6. According to the prosecution all the incriminatory materials, as also the statements of the accused clearly reflected the commission of offences by the accused and as charged against them. The first accused to the third accused had exported goods worth US $ 77,314/ equivalent to the Indian value of Rs.33,46,296/-to parties in Sri Lanka and had not realized the full export value within the stipulated period nor had A-3 taken any steps to extend the period by obtaining the requisite permission from the Reserve Bank of India, and thereby, the provisions of Section 18(2) and 18(3) of FERA, 1973 stood violated by A1 and A3. A4, a person residing in India, received payments totaling Rs.2,23,05,000/-, from persons in India not being authorised dealers in foreign exchange by order or on behalf of Rex Fernando, a resident of Sri Lanka and thereby the provisions of Section 9(1)(b) of FERA Act stood violated. Accordingly, the accused were to be punished for both offences, under sections 56(1)(i) of the FERA 1973. The learned trial judge, based on the evidence and materials on record, found as herein above stated.

7. Heard Sri.C.Arulvadivelu, Special Public Prosecutor appearing for the appellant, Sri. K.Govi Ganesan learned counsel appearing for respondents 1 to 3 and Sri.N. Ananth for the fourth respondent.

8. The trial court has acquitted accused 1 and 3 of offence u/s.18(2) r/w 18(3) of FERA 1973 on the reasoning that it is only the custom authorities who can take action in respect thereof. This reasoning is arrived at by placing reliance on section 67 of FERA.

? 67. Application of the Customs Act, 1962. -- The restriction imposed by or under section 13, clause (a) of sub-section (1) of [Section 18, Section 18A] and clause (a) of sub-section (1) of section 19 shall be deemed to have been imposed under section 11 of the Customs Act, 1962, and all the provisions of that Act shall have effect accordingly."

9. The reasoning of the lower court in this regard is clearly erroneous. A bare reading of section 67 reflects that it is restricted to the sections referred to therein. While the restriction would apply in respect of violation of clause (a) of sub section (1) of section 18, the same would not so apply in respect of clause(2) or clause(3)of section 18 [which are the relevant provisions in the instant case]. Section 56 of the FERA, which provides for punishments, in keeping with Section 67 excludes only clause (a) of sub section (1) of section 18. In other words punishment shall extend to offences under section 18(2) and (3) of FERA. Being met with this inescapable position, the response of the respondent is, reliance upon the judgment in State by Public Prosecutor v. Palani reported in 1997 (2) LW (Crl.) 782 and The Assistant Collector of Customs v. J. Rajendra Prasad reported in 2007 (1) LW (Crl.) 149, wherein this Court while pointing out the illegality committed in findings of acquittal arrived at, by the lower court had desisted from passing sentence against the accused in the appeals in view of the long lapse of time. The judgment in the latter case reflects that this view has been consistently taken by this Court.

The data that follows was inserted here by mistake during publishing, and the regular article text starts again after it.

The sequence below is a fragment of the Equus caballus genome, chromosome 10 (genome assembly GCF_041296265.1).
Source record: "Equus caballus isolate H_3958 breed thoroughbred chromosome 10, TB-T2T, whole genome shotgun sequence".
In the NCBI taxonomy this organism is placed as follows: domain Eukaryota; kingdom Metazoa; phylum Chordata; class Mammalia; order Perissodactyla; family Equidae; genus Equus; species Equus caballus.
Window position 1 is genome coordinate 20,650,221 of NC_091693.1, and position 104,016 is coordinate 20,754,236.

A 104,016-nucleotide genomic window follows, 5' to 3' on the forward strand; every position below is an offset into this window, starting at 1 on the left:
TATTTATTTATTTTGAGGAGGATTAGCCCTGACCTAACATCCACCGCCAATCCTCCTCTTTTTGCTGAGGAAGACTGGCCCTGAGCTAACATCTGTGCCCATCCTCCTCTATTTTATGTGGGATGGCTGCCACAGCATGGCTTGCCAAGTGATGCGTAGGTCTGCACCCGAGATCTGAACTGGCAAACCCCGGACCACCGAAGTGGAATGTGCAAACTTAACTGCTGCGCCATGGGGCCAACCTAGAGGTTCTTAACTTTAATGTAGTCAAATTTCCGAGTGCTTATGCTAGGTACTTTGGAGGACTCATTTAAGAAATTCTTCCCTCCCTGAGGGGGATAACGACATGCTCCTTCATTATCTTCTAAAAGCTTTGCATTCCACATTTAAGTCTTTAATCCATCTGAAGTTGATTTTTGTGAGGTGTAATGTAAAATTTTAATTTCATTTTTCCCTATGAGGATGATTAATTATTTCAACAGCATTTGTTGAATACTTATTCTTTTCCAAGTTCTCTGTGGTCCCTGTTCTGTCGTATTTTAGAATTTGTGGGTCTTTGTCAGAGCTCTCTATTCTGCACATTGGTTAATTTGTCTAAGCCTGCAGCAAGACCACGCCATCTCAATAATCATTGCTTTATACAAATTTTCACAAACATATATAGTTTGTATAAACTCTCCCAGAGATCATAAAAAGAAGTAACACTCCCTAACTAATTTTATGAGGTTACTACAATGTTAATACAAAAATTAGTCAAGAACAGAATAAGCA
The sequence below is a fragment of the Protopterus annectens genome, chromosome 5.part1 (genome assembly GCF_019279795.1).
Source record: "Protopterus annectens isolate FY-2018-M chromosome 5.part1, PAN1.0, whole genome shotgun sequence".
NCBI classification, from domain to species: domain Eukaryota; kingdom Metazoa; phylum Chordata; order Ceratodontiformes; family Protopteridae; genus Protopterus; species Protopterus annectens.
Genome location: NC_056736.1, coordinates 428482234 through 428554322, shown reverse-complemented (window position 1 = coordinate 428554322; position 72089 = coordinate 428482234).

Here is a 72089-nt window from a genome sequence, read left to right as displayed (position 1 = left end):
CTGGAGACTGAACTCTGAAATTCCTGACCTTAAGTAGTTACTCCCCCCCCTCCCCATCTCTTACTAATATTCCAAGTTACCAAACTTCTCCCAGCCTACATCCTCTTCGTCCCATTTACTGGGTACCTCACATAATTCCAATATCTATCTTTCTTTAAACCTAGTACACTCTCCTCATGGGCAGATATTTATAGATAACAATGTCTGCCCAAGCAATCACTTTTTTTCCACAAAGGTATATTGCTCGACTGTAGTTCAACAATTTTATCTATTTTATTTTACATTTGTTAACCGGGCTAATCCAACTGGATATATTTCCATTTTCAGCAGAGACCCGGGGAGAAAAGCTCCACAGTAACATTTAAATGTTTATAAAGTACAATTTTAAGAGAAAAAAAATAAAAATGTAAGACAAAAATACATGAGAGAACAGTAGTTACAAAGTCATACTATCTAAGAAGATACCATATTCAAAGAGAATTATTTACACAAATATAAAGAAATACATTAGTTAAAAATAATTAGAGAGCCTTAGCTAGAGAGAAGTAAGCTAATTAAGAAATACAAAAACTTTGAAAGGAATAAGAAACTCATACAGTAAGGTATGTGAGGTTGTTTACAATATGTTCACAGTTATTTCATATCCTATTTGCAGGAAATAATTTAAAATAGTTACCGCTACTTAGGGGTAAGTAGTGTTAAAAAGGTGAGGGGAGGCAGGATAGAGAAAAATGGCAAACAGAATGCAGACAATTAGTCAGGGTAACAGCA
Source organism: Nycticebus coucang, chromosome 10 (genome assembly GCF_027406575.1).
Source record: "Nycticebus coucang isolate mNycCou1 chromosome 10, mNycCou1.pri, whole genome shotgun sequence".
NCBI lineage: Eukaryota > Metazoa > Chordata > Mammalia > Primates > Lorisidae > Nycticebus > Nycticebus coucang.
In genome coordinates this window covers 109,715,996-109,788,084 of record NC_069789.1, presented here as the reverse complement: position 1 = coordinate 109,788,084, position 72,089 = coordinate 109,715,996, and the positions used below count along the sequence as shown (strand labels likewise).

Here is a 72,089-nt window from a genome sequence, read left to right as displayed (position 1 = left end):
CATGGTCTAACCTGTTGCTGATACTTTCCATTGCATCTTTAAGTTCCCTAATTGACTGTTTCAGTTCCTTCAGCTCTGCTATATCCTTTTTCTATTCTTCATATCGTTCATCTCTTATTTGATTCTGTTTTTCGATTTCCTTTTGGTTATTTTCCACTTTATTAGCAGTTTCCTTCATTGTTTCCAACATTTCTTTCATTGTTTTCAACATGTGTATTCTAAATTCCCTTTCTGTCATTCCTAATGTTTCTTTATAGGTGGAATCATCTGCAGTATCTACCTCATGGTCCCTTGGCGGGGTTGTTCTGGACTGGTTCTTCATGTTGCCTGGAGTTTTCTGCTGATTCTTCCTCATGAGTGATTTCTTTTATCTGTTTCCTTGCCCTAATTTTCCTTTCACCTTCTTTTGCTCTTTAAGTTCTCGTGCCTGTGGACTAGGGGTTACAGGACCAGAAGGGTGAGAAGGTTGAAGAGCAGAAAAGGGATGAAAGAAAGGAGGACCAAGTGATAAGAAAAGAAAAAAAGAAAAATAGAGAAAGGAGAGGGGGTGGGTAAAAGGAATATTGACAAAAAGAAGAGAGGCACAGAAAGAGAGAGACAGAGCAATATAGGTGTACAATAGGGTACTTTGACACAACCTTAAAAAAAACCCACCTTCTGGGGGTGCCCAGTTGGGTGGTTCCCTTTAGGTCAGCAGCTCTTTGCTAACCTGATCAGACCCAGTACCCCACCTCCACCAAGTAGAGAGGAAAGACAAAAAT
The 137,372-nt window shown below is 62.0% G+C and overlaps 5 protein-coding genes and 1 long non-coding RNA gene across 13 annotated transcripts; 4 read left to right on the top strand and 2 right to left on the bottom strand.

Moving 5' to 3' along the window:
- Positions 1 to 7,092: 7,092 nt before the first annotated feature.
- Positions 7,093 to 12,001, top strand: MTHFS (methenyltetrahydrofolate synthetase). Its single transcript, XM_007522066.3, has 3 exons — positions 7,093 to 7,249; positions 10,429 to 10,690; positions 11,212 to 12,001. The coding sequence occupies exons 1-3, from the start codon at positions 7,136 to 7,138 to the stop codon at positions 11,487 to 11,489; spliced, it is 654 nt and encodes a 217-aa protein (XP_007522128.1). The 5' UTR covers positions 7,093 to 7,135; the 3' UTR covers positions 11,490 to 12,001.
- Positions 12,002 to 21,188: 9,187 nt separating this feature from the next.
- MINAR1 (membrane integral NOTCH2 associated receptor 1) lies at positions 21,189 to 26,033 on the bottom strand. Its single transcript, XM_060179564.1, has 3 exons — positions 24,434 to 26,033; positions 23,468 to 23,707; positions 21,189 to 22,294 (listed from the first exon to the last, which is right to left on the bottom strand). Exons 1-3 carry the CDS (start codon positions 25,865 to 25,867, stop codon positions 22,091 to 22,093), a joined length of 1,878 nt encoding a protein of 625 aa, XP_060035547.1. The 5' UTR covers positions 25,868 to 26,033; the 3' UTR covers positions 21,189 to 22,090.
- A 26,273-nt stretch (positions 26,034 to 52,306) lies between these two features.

10. Coming to Crl.Appeal No.39 of 2004, which seeks enhancement of sentence, it is the contention of the learned Special Public Prosecutor appearing on behalf of the Chief Enforcement Officer, Government of India that the sentence imposed by the lower court is not commensurate with the finding of guilt, where economic offences have been charged and stand proved. It is his contention that the case against the accused are of offences under Section 9(1)(b) of FERA Act, 1973 and are punishable under section 56 (1)(i) thereof. Whileso, a sentence of less than six months could have been passed by the lower court only for adequate and special reasons and the reasons accorded by the lower court viz. that of acceptance of guilt by the accused, that they have not received the entire proceeds of the export, that they have stopped their business and that the offence did not appear grave, hardly justify the imposition of sentence of imprisonment until the rising of Court and a fine of Rs.5000/-.

11. Though this is an appeal by the complainant, the learned counsel for the respondents/accused rightly contends that, even so, he can submit arguments towards establishing the hollowness of the prosecution case and seek acquittal. It is his contention that a perusal of Exh. P-2 Panchanama, P-17 to P-20 and P-22 to P-26 as also P-32 and P-33 would show that they were all prepared during investigation under Foreign Exchange Management Act,1999 (FEMA) and that therefore while almost the entire investigation had been conducted under FEMA 1999, it was improper to lodge a complaint under FERA 1973. This argument at first blush, appears attractive. A perusal of the documents shows that the Exhibits referred to, are merely Panchanamas, warrants authorising search and statements of the accused. Though, on the face of it they bear reference to FEMA, there is no ambiguity whatsoever about what is under investigation and as regards what the accused are making statements. There is absolutely no prejudice caused to the accused. The offences complained of in this case earlier were offences under FERA and now are offences under FEMA. A mere error in nomenclature has done no mischief.

12. The further contention of the learned counsel for the respondent is with reference to Section 49 of FEMA, 1999;

'49. Repeal and Saving:

(1)The Foreign Exchange Regulation Act, 1973 (46 of 1973) is hereby repealed and the Appellate Board constituted under sub-section (1) of section 52 of the said Act (hereinafter referred to as the repealed Act) shall stand dissolved.

(2)On the dissolution of the said Appellate Board, the person appointed as Chairman of the Appellate Board and every other person appointed as Member and holding office as such immediately before such date shall vacate their respective offices and no such Chairman or other person shall be entitled to claim any compensation for the premature termination of the term of his office or of any contract of service.

(3)Notwithstanding anything contained in any other law for the time being in force, no court shall take cognizance of an offence under the repealed